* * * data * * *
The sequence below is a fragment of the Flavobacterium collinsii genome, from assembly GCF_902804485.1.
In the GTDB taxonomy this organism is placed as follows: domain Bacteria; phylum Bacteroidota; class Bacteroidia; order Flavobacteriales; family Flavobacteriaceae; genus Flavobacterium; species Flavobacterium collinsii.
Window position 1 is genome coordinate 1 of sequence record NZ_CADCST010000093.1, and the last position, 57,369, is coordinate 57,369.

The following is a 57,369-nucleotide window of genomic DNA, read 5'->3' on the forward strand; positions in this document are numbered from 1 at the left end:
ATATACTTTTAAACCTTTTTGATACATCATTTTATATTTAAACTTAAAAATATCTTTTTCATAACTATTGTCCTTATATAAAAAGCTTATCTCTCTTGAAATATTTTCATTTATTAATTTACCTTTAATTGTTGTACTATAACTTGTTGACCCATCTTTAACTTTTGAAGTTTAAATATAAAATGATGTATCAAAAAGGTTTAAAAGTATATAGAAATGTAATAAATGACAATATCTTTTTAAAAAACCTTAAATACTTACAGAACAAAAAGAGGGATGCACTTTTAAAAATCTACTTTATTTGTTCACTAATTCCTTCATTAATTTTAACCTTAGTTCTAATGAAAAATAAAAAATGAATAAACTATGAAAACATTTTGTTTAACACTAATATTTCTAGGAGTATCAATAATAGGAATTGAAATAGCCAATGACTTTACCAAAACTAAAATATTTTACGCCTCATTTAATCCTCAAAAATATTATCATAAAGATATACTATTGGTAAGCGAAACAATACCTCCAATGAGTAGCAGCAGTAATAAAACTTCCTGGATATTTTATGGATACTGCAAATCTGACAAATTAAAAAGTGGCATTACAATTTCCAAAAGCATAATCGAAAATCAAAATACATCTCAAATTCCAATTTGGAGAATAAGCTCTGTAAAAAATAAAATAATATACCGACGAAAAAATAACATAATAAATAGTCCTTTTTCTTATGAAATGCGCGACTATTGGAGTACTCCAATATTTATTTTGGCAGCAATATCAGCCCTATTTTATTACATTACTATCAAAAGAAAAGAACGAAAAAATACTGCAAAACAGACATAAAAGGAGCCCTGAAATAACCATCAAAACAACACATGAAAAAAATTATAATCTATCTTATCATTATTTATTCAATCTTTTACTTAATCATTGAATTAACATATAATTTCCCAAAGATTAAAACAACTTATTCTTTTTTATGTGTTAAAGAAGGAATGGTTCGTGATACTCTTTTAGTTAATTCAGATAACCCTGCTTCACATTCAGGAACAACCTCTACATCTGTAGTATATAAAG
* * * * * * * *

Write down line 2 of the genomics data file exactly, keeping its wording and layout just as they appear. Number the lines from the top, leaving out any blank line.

In the GTDB taxonomy this organism is placed as follows: domain Bacteria; phylum Bacteroidota; class Bacteroidia; order Flavobacteriales; family Flavobacteriaceae; genus Flavobacterium; species Flavobacterium collinsii.